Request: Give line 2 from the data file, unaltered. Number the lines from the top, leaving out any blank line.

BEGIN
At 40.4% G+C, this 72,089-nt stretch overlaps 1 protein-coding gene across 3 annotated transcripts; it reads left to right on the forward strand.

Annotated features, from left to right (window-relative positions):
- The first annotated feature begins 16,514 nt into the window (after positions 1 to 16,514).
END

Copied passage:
Annotated features, from left to right (window-relative positions):